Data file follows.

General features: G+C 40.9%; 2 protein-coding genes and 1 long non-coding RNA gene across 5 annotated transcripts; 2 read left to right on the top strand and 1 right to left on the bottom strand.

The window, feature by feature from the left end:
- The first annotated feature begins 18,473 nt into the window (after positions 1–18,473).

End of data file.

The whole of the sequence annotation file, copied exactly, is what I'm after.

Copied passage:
General features: G+C 40.9%; 2 protein-coding genes and 1 long non-coding RNA gene across 5 annotated transcripts; 2 read left to right on the top strand and 1 right to left on the bottom strand.

The window, feature by feature from the left end:
- The first annotated feature begins 18,473 nt into the window (after positions 1–18,473).